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The Faculty of Social Sciences is one of the most multidisciplinary faculties in the HSE. It is the product of uniting the faculties of sociology, applied political science, psychology and public administration, which are now schools, and a series of laboratories, research centers and institutes. This kind of synthesis of education and research in the sphere of social sciences is a standard part of global best practice for a modern research university.
We train researchers, analysts and practitioners of sociology, political science, psychology and management, and specialists in education, demographics, public policy and civil society. Our primary strategy in teaching bachelors, masters and doctorate courses is to prepare students to meet global demands and requirements as successful professionals.
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The events attracted a diverse audience covering both senior researcher and professors at the School of Public Administration, Bachelor's and Masters’ students of the Faculty of Social Sciences, as well as external visitors, including professors from The Presidential Academy of Public Administration (RANEPA) and HSE campus in St. Petersburg.
On October 10, the HSE School of Public Administration hosted its monthly discussion series. This month’s event was entitled “Stress Test for Public Finances – Policy-Responses to the Financial and Economic Crisis in the OECD” and was led by Prof. Dr. Uwe Wagschal of the University of Freiburg (Germany). Professor Wagschal's talk focused on the consequences of massive monetary and fiscal stimulus for the public purse and will compare the fiscal packages in 28 OECD-countries aimed at combating an economic downturn following the collapse of Lehman Brothers in 2008. Decision makers usually acknowledge that the crisis is over, after trillions of taxpayers money had been spent to bailout banks and stimulate economic activity. But the consequences of these actions are still visible today. And its most dramatic effects are still to come. Spending money on bailouts today means government will have to cut staff in government agencies tomorrow.
On October 11, Uwe Wagschal delivered the open lecture “Determinants of Political Conflicts: The role of Culture and Demographics” where he presented empirical insight on the determinants of Political Conflicts. Our world is seemingly a place full of conflict, war and tragedy. Just have a look on Iraq, Afghanistan, or Yemen. The near East and Arab peninsula have turned from a former stable area into a permanent war zone. The same goes for North Africa. Countries like Libya have turned into playing fields for regional war lords and terrorists. Hundreds of thousands of people are on the run, fleeing from their countries – a brain drain leaving these countries with no future. In his Open Lecture Professor Wagschal spotlighted some of the driving forces behind the growing number of conflicts. He demonstrated the role culture and demographics play for the emergence of political conflict.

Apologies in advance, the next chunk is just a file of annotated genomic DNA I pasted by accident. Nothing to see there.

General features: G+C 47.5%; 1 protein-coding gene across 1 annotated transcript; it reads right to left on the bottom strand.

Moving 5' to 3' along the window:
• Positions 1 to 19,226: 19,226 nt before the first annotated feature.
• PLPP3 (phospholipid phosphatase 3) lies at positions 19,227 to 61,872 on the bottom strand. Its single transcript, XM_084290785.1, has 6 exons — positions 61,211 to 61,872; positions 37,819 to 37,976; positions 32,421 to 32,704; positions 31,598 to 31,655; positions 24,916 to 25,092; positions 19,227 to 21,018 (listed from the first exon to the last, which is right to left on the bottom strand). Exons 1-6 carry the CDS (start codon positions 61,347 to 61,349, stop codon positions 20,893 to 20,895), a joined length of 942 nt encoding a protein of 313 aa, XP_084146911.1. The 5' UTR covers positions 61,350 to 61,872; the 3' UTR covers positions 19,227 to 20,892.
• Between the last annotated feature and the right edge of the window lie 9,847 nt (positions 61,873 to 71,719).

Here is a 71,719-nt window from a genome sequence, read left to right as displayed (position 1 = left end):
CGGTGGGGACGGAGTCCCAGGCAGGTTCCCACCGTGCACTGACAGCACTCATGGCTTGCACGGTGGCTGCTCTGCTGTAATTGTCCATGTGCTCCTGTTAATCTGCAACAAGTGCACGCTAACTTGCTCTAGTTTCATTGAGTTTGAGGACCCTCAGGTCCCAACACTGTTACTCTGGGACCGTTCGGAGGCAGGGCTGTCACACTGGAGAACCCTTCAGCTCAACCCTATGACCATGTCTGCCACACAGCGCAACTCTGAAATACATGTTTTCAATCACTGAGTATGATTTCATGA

On October 14, Uwe Wagschal delivered the lecture “Budget Consolidation – Evidence from a Multilevel Perspective”. In his lecture Prof. Wagschal's focused on the success in reducing budget deficits in a number of OECD countries. While researchers have mainly focused on the economic effects of these consolidation efforts, Uwe Wagschal addressed a much urging question for policy makers: How can balanced budgets be achieved? By means of a detailed review of nine budget consolidations, he identified different roads to successful fiscal adjustments, starting with a critical review of the definition of budget consolidation. Uwe Wagschal demonstrated that patterns of budget consolidation follow different worlds of the welfare state. He concluded that institutional reforms constitute very important components of budget consolidations. It turns out that expenditure cuts have been more helpful than revenue increases for budget consolidations. Detailed analysis of the functional expenditures (COFOG-classification) shows that a reduction in social expenditures is a key factor for a successful consolidation. Furthermore, in most countries consolidations occurred immediately after significant changes in the partisan complexion of governments. This “honeymoon” effect allowed the reforms to produce positive effects during the legislative period.The lecture was provided within the Course “Theory and Practice of Public Administration” (Masters’ Program ‘Population and Development’) delivered at the School of Public Administration.
HSE’s School of Public Administration and Professor Wagschal agreed to use this guest researcher stay as a starting point for exploring further areas for potential cooperation in the future.
Dr. Tim Jaekel, Assistant Professor
Read also: Monthly Public Administration Discussion to Focus on a Stress Test for Public Finances